• Then, drop the burner caps and heads into your sink and wash them up with a non-abrasive cloth or sponge with a little soap. If the build-up is more than your sponge can handle, consider gently using something to lightly scrape off the burnt-on food, like a butter knife or food scraper
  • Then, be sure to clean out the fuel ports of the burner heads to make sure they aren't blocked with any food. This can be a hazard, and stop the hob working as well as it should
  • Now, you can follow a similar process to cleaning a gas stovetop. Using either dish soap and water, or perhaps baking soda, scrub the base of the hob in circular motions, slowly and gently so as not to cause any damage
  • Wipe clean the hob with a damp cloth, and sweep away any bits of food into the bin
  • If you're really struggling with any burnt-on food, it's worth noting that you can use a scraper to very gently peel off anything remaining. Well very useful for super-stubborn stains, we'd advise using this sparingly on your hob, as they can potentially damage the surface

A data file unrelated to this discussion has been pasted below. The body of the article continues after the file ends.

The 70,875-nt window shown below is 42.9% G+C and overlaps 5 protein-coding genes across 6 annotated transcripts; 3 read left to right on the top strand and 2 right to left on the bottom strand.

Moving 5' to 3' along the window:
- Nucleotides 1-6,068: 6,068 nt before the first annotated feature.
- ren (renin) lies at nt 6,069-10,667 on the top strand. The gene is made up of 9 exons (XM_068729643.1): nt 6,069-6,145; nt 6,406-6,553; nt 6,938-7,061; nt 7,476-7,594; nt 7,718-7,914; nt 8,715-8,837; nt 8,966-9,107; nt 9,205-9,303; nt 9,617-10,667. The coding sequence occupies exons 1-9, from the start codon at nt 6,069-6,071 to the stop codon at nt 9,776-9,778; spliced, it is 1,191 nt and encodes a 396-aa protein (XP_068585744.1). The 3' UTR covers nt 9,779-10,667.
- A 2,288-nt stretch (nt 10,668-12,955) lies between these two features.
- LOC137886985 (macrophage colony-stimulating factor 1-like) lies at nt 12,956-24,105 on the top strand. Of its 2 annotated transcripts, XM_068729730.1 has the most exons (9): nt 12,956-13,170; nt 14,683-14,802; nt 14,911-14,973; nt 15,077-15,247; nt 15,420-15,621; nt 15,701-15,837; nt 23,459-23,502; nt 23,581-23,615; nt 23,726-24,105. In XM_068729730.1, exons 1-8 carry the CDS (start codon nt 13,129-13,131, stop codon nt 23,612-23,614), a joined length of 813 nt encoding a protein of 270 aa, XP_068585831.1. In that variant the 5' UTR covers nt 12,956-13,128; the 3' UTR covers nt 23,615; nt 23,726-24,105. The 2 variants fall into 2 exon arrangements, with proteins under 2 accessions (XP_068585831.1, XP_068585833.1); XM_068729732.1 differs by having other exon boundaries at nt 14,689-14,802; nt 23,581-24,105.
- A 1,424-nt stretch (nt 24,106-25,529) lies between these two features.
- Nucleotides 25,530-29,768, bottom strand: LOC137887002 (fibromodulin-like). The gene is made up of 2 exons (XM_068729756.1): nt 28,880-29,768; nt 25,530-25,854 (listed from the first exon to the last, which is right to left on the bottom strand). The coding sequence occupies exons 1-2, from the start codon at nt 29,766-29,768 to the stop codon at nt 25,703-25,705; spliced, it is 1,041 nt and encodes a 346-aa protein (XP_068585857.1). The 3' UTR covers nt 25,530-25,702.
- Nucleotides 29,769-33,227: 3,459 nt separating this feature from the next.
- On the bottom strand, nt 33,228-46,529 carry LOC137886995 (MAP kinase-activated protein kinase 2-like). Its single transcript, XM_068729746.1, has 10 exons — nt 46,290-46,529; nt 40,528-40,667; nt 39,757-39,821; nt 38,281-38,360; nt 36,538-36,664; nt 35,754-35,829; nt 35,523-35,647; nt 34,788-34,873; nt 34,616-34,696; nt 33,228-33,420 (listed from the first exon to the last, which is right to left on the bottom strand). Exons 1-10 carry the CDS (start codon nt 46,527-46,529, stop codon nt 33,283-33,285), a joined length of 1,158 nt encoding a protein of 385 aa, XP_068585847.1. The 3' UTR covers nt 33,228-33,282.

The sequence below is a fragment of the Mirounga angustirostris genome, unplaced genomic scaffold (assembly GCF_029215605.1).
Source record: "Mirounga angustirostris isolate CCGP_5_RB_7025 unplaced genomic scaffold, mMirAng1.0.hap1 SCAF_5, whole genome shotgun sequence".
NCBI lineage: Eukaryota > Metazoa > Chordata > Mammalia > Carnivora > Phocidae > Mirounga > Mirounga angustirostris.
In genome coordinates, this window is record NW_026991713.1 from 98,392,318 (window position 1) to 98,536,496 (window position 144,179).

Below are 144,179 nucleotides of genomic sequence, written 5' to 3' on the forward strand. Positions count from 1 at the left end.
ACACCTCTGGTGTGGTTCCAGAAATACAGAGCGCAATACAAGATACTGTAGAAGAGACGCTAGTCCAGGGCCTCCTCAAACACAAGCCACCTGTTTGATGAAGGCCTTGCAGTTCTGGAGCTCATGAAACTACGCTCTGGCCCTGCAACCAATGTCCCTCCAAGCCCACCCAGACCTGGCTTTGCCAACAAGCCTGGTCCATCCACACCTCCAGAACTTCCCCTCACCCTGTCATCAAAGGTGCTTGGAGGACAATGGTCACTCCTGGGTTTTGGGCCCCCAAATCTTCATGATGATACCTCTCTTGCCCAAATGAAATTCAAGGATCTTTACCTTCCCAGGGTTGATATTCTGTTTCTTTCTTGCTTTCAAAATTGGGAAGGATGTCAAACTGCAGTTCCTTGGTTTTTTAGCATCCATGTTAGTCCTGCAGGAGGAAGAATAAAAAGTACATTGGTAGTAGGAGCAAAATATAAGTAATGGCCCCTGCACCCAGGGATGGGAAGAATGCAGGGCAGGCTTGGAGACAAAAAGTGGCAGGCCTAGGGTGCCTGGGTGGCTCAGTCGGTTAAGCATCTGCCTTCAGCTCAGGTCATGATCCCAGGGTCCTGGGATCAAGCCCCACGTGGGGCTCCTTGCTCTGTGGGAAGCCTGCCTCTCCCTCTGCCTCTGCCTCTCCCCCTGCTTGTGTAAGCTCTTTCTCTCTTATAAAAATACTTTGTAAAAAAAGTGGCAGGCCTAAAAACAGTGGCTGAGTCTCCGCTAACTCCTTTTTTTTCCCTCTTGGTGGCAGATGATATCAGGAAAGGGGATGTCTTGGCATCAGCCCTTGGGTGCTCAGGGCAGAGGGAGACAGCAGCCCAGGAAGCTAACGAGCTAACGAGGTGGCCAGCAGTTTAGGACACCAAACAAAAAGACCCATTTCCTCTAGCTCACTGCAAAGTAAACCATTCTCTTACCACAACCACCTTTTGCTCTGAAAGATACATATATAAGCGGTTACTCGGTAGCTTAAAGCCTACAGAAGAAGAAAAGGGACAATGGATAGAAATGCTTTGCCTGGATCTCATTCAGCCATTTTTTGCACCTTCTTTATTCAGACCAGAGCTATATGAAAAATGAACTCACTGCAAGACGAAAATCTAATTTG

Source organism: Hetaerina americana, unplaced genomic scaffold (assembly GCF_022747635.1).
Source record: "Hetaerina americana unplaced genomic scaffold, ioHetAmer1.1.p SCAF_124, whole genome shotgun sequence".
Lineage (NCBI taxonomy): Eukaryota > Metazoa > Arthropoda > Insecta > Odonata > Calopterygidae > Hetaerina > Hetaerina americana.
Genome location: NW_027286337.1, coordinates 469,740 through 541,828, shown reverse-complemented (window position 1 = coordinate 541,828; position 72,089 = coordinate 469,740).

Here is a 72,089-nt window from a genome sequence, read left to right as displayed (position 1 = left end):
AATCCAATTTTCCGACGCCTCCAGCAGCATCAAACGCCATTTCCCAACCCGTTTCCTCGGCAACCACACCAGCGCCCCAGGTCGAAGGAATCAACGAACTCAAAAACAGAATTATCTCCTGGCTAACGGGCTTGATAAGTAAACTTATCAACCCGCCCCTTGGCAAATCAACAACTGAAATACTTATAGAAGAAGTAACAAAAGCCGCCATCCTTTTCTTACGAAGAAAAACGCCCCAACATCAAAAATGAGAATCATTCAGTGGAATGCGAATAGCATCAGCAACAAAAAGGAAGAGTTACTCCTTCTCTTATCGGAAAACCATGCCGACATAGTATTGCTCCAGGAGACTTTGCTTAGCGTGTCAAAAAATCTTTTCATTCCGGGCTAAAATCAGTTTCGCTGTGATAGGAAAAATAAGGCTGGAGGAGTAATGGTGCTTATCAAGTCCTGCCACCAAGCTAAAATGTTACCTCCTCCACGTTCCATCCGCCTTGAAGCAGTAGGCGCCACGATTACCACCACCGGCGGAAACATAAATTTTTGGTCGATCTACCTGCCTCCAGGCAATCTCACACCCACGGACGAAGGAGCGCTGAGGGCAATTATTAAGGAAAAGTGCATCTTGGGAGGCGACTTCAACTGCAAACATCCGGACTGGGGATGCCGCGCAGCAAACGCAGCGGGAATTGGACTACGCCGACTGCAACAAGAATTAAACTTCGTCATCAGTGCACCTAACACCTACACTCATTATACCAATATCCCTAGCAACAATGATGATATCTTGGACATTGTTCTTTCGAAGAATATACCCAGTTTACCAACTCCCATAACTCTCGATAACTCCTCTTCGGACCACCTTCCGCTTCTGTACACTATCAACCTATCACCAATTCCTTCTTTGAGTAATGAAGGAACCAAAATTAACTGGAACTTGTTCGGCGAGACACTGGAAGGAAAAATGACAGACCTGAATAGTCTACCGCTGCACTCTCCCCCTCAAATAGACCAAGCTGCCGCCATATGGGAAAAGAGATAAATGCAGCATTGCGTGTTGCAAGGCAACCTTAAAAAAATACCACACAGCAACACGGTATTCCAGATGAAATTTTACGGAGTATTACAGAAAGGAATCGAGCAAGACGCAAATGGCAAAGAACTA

If you just need to give your gas stovetop a quick spot-clean—for example, if something has spilt and burnt on during cooking—there is a quick method you can employ to get the job done.

2. A spot-clean

  • Mix together a paste of equal parts water and baking soda. Baking soda is better for gas stoves, which need to be rougher and more abrasive to clean
  • Use a clean cloth to scrub at the stain, scrubbing until you can no longer feel it on the hob
  • Then, wipe clean with a clean cloth and a bit of water

Can I use store-bought cleaners?

If you're looking for something you can just pull out of the cabinet when working out how to clean a stovetop, grabbing something from the store can be a good solution as well. Even better, all you have to do is spray them, and then rinse it with a wet washcloth to get the job done. For those occasions, finding a specialized formula might be best, depending on the type of cleanup you require.

Here are some options for the best store-bought solutions:

  • Degreasers can help to cut through slick, oily messes
  • Paste-like solutions work great for stuck-on foods
  • Magic Rubbers are a nice mix of cleaning solution and sponge for really tough, burnt-on spots

Store-bought options are available in traditional and natural formulas. While they are convenient, you might prefer mixing up your own in-home solutions.  

Amy Hunt

Amy Hunt is an experienced digital journalist specialising in homes, interiors and hobbies. She began her career working as the features assistant at woman&home magazine, before moving over to the digital side of the brand where she eventually became the Lifestyle Editor up until January 2022. Amy won the Digital Journalist of the Year award at the AOP Awards in 2019 for her work on